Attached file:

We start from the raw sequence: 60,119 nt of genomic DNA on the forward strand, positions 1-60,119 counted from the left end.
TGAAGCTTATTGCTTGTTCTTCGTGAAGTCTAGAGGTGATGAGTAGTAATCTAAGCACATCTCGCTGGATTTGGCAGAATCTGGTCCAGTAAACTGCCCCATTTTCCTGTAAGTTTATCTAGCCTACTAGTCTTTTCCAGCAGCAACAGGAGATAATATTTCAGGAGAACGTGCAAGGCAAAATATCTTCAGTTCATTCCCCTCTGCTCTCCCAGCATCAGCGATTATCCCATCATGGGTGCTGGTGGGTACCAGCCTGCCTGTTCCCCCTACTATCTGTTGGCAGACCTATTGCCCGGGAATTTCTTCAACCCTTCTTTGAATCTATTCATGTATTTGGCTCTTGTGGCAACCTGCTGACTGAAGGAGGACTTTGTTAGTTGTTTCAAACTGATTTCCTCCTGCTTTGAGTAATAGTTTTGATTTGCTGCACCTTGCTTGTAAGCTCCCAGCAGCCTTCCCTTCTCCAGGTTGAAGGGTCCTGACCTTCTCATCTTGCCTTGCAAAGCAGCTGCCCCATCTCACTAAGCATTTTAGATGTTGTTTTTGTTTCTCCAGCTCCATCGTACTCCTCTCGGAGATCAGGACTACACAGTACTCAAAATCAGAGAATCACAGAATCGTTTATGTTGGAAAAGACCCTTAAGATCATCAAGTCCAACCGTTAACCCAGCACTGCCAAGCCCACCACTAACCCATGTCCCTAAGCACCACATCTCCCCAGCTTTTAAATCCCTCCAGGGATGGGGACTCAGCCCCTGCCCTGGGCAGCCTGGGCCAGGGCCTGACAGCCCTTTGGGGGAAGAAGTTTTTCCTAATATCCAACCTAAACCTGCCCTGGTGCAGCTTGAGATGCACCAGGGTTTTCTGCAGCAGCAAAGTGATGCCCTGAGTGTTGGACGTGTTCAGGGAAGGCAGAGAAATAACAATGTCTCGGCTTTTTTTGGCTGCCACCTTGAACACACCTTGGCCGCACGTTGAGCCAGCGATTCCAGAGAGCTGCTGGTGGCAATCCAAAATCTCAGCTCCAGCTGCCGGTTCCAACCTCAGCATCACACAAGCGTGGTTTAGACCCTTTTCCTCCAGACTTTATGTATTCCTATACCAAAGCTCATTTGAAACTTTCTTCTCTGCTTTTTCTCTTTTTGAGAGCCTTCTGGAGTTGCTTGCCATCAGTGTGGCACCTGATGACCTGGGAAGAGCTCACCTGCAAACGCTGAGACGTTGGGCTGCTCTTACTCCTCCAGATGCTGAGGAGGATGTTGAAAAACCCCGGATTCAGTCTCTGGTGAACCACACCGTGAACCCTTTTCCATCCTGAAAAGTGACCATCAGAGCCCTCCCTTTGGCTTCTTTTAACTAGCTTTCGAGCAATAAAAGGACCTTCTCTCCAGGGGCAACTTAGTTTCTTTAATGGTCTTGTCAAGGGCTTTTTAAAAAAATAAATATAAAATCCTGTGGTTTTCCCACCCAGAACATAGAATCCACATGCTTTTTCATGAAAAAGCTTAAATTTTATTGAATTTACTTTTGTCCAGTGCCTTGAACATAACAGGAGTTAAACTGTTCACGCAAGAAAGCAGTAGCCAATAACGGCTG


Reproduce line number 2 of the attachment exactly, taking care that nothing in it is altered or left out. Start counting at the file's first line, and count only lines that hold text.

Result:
TGAAGCTTATTGCTTGTTCTTCGTGAAGTCTAGAGGTGATGAGTAGTAATCTAAGCACATCTCGCTGGATTTGGCAGAATCTGGTCCAGTAAACTGCCCCATTTTCCTGTAAGTTTATCTAGCCTACTAGTCTTTTCCAGCAGCAACAGGAGATAATATTTCAGGAGAACGTGCAAGGCAAAATATCTTCAGTTCATTCCCCTCTGCTCTCCCAGCATCAGCGATTATCCCATCATGGGTGCTGGTGGGTACCAGCCTGCCTGTTCCCCCTACTATCTGTTGGCAGACCTATTGCCCGGGAATTTCTTCAACCCTTCTTTGAATCTATTCATGTATTTGGCTCTTGTGGCAACCTGCTGACTGAAGGAGGACTTTGTTAGTTGTTTCAAACTGATTTCCTCCTGCTTTGAGTAATAGTTTTGATTTGCTGCACCTTGCTTGTAAGCTCCCAGCAGCCTTCCCTTCTCCAGGTTGAAGGGTCCTGACCTTCTCATCTTGCCTTGCAAAGCAGCTGCCCCATCTCACTAAGCATTTTAGATGTTGTTTTTGTTTCTCCAGCTCCATCGTACTCCTCTCGGAGATCAGGACTACACAGTACTCAAAATCAGAGAATCACAGAATCGTTTATGTTGGAAAAGACCCTTAAGATCATCAAGTCCAACCGTTAACCCAGCACTGCCAAGCCCACCACTAACCCATGTCCCTAAGCACCACATCTCCCCAGCTTTTAAATCCCTCCAGGGATGGGGACTCAGCCCCTGCCCTGGGCAGCCTGGGCCAGGGCCTGACAGCCCTTTGGGGGAAGAAGTTTTTCCTAATATCCAACCTAAACCTGCCCTGGTGCAGCTTGAGATGCACCAGGGTTTTCTGCAGCAGCAAAGTGATGCCCTGAGTGTTGGACGTGTTCAGGGAAGGCAGAGAAATAACAATGTCTCGGCTTTTTTTGGCTGCCACCTTGAACACACCTTGGCCGCACGTTGAGCCAGCGATTCCAGAGAGCTGCTGGTGGCAATCCAAAATCTCAGCTCCAGCTGCCGGTTCCAACCTCAGCATCACACAAGCGTGGTTTAGACCCTTTTCCTCCAGACTTTATGTATTCCTATACCAAAGCTCATTTGAAACTTTCTTCTCTGCTTTTTCTCTTTTTGAGAGCCTTCTGGAGTTGCTTGCCATCAGTGTGGCACCTGATGACCTGGGAAGAGCTCACCTGCAAACGCTGAGACGTTGGGCTGCTCTTACTCCTCCAGATGCTGAGGAGGATGTTGAAAAACCCCGGATTCAGTCTCTGGTGAACCACACCGTGAACCCTTTTCCATCCTGAAAAGTGACCATCAGAGCCCTCCCTTTGGCTTCTTTTAACTAGCTTTCGAGCAATAAAAGGACCTTCTCTCCAGGGGCAACTTAGTTTCTTTAATGGTCTTGTCAAGGGCTTTTTAAAAAAATAAATATAAAATCCTGTGGTTTTCCCACCCAGAACATAGAATCCACATGCTTTTTCATGAAAAAGCTTAAATTTTATTGAATTTACTTTTGTCCAGTGCCTTGAACATAACAGGAGTTAAACTGTTCACGCAAGAAAGCAGTAGCCAATAACGGCTG